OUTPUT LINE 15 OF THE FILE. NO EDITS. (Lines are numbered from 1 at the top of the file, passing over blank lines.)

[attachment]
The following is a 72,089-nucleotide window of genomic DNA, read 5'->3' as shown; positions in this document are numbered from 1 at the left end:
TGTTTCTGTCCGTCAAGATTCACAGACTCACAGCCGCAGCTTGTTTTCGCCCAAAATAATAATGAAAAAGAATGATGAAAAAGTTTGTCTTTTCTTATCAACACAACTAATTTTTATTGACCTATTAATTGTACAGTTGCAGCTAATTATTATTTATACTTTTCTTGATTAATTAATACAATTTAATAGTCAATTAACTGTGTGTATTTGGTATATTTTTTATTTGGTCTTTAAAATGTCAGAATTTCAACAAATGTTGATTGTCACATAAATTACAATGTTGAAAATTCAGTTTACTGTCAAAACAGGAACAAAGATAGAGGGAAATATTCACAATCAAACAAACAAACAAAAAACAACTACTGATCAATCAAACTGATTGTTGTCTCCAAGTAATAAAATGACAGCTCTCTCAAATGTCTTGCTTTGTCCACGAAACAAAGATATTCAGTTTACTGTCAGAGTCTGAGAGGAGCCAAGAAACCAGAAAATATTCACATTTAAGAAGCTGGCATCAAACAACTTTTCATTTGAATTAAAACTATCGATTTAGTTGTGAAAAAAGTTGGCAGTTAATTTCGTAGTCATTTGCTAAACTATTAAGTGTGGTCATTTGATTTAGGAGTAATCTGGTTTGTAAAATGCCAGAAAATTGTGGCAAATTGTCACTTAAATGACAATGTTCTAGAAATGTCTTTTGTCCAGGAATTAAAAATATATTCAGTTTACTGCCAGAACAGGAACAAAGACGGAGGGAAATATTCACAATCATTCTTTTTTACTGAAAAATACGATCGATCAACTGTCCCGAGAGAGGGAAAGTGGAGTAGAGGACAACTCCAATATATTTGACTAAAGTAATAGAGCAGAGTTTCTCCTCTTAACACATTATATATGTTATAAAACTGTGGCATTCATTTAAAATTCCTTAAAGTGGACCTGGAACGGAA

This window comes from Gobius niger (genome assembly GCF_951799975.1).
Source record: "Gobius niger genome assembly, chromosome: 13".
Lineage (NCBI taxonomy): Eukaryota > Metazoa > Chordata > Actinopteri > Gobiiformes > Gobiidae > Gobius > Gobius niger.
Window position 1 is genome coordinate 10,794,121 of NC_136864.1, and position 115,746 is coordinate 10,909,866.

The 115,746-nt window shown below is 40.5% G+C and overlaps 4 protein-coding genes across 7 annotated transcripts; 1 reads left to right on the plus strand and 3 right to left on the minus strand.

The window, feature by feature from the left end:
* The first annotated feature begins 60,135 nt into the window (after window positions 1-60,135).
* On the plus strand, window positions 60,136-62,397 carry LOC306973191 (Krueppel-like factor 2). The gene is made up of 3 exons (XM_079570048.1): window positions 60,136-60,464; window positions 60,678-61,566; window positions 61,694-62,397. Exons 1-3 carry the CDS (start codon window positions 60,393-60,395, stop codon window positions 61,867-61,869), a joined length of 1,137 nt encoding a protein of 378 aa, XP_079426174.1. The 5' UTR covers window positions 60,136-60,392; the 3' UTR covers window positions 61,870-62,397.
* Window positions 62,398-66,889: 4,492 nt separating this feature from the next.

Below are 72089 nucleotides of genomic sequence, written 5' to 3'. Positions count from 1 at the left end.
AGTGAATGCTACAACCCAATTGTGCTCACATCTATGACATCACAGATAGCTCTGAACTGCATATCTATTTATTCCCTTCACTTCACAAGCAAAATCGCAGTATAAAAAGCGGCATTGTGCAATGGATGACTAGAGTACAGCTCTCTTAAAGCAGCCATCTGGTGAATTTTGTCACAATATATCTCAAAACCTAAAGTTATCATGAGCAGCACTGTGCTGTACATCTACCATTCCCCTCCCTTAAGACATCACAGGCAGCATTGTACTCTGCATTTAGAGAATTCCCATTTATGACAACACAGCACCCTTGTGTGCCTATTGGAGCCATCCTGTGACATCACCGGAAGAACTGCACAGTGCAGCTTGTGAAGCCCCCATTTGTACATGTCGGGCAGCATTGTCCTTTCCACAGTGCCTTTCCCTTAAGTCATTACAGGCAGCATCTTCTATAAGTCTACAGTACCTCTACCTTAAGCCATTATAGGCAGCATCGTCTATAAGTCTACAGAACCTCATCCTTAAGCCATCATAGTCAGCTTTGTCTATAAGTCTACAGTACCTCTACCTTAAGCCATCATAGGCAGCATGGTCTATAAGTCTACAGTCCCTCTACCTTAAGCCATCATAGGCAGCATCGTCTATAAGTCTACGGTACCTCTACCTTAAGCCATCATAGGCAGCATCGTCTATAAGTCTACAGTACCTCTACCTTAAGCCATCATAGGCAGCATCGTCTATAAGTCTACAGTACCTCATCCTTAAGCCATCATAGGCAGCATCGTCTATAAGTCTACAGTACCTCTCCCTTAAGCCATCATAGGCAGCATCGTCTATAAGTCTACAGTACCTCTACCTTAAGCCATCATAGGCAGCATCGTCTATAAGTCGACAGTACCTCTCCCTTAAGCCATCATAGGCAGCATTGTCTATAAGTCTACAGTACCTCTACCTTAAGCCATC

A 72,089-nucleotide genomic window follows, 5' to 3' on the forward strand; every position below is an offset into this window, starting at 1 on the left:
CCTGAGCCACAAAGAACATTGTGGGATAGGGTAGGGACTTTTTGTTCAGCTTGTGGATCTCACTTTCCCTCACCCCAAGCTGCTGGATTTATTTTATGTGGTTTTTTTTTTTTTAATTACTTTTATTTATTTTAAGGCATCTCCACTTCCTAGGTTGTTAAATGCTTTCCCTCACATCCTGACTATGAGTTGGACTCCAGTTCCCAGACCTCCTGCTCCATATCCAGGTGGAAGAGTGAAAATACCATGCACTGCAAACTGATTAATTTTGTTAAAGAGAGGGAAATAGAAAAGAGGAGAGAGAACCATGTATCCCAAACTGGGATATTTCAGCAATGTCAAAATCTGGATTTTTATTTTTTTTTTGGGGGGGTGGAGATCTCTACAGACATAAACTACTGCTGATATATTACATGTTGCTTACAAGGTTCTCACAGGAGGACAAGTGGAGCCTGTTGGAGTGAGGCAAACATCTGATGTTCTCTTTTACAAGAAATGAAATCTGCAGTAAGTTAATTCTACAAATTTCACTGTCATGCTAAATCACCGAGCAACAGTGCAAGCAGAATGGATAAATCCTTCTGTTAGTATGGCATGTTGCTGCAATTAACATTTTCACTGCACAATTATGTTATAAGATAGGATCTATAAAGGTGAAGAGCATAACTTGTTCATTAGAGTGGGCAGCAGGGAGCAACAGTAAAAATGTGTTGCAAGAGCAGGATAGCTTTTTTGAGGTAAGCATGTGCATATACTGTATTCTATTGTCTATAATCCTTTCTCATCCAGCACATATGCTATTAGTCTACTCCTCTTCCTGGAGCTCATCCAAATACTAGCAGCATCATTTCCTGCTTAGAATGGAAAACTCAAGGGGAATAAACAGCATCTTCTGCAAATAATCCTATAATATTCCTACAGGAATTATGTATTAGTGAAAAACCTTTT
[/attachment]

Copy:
CCTGAGCCACAAAGAACATTGTGGGATAGGGTAGGGACTTTTTGTTCAGCTTGTGGATCTCACTTTCCCTCACCCCAAGCTGCTGGATTTATTTTATGTGGTTTTTTTTTTTTTAATTACTTTTATTTATTTTAAGGCATCTCCACTTCCTAGGTTGTTAAATGCTTTCCCTCACATCCTGACTATGAGTTGGACTCCAGTTCCCAGACCTCCTGCTCCATATCCAGGTGGAAGAGTGAAAATACCATGCACTGCAAACTGATTAATTTTGTTAAAGAGAGGGAAATAGAAAAGAGGAGAGAGAACCATGTATCCCAAACTGGGATATTTCAGCAATGTCAAAATCTGGATTTTTATTTTTTTTTTGGGGGGGTGGAGATCTCTACAGACATAAACTACTGCTGATATATTACATGTTGCTTACAAGGTTCTCACAGGAGGACAAGTGGAGCCTGTTGGAGTGAGGCAAACATCTGATGTTCTCTTTTACAAGAAATGAAATCTGCAGTAAGTTAATTCTACAAATTTCACTGTCATGCTAAATCACCGAGCAACAGTGCAAGCAGAATGGATAAATCCTTCTGTTAGTATGGCATGTTGCTGCAATTAACATTTTCACTGCACAATTATGTTATAAGATAGGATCTATAAAGGTGAAGAGCATAACTTGTTCATTAGAGTGGGCAGCAGGGAGCAACAGTAAAAATGTGTTGCAAGAGCAGGATAGCTTTTTTGAGGTAAGCATGTGCATATACTGTATTCTATTGTCTATAATCCTTTCTCATCCAGCACATATGCTATTAGTCTACTCCTCTTCCTGGAGCTCATCCAAATACTAGCAGCATCATTTCCTGCTTAGAATGGAAAACTCAAGGGGAATAAACAGCATCTTCTGCAAATAATCCTATAATATTCCTACAGGAATTATGTATTAGTGAAAAACCTTTT